FDA approves first absorbable stent for coronary artery disease
The U.S. Food and Drug Administration today approved the first fully absorbable stent to treat coronary artery disease. The Absorb GT1 Bioresorbable Vascular Scaffold System (BVS), which releases the drug everolimus to limit the growth of scar tissue, is gradually absorbed by the body in approximately three years.
The Absorb GT1 BVS is manufactured from a biodegradable polymer called poly(L-lactide), which is similar to materials used in other types of absorbable medical devices, such as sutures. The device’s absorption by the body gradually eliminates the presence of foreign material in the artery once the stent is no longer needed. After absorption, there are only four very small platinum markers embedded in the walls of the artery, which help cardiologists identify where the Absorb GT1 BVS was originally placed.
In approving the Absorb GT1 BVS, the FDA evaluated data from a randomized trial of 2,008 patients, which compared the rate of major adverse cardiac events between the Absorb GT1 BVS and a drug-eluting metallic stent. After one year, the Absorb GT1 BVS group showed a major cardiac adverse event rate of 7.8 percent, which was clinically comparable to the rate of 6.1 percent observed in the control group. In addition, after one year, the rate of blood clots forming within the devices was 1.54 percent for the Absorb GT1 BVS and 0.74 percent rate for the control.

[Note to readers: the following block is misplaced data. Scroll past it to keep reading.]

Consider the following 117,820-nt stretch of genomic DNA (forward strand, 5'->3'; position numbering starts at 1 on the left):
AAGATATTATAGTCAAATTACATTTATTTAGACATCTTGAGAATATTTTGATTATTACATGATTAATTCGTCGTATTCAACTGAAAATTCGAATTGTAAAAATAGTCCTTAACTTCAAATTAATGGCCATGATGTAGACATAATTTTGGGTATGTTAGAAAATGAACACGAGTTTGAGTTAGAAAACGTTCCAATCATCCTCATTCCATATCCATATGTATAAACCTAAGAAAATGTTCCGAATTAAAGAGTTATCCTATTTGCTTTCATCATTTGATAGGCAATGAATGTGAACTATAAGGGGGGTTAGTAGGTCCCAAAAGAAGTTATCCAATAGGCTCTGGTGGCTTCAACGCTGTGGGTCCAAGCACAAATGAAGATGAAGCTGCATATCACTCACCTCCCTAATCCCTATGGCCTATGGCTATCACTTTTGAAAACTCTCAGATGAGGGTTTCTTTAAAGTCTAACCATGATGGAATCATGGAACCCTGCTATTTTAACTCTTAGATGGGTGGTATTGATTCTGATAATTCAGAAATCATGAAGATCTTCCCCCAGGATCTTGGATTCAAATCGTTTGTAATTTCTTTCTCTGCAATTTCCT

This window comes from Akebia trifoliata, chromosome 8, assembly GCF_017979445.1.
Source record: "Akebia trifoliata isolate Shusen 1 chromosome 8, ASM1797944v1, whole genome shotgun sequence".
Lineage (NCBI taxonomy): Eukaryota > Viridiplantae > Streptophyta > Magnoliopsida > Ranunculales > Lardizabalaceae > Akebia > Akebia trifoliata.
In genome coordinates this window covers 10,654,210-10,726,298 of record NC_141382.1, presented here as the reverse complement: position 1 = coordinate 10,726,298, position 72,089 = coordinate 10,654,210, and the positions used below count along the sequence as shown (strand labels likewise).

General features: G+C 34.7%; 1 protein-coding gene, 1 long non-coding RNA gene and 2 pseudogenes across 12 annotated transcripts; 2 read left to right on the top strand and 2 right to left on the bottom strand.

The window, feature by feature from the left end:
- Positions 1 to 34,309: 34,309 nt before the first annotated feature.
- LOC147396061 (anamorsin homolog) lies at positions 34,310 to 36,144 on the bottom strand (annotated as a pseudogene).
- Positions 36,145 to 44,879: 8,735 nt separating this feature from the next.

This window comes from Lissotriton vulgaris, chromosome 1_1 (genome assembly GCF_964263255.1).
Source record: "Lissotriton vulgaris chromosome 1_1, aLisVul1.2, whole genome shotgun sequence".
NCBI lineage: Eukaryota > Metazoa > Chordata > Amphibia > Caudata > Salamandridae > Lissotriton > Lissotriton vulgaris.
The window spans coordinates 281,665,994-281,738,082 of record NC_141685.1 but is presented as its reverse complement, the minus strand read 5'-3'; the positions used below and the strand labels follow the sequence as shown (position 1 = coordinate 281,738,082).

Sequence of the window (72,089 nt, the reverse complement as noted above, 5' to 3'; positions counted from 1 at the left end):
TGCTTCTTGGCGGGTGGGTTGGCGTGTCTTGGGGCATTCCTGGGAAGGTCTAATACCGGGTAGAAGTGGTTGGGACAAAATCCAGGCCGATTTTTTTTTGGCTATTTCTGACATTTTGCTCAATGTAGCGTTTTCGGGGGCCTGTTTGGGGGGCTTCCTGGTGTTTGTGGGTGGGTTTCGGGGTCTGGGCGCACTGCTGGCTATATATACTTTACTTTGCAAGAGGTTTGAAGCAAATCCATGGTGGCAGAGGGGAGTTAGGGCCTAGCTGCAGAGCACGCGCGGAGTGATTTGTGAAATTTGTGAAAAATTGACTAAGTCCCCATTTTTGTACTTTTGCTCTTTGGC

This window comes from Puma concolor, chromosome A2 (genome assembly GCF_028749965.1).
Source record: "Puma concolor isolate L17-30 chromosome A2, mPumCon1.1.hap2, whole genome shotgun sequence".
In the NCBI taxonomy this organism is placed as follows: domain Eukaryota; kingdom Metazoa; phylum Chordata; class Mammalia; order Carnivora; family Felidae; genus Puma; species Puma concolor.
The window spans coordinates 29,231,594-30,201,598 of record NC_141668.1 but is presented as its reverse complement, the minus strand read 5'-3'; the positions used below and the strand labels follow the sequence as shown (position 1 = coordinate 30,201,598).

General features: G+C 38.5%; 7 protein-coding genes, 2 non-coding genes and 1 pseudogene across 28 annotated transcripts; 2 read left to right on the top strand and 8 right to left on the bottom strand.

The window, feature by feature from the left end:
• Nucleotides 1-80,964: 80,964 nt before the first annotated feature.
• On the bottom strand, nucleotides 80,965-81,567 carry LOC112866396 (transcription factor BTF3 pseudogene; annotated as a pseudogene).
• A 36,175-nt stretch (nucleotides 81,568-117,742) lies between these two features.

Possible adverse events that may be associated with the procedure to insert the Absorb GT1 BVS or with the Absorb GT1 BVS itself include allergic reactions to materials in the device or medications used during the procedure, allergic reaction to the drug everolimus, infection or irritation at the catheter insertion site, internal bleeding, the development of abnormal connections between arteries and veins, embolism, or other coronary artery complications that may require medical intervention and that could lead to death.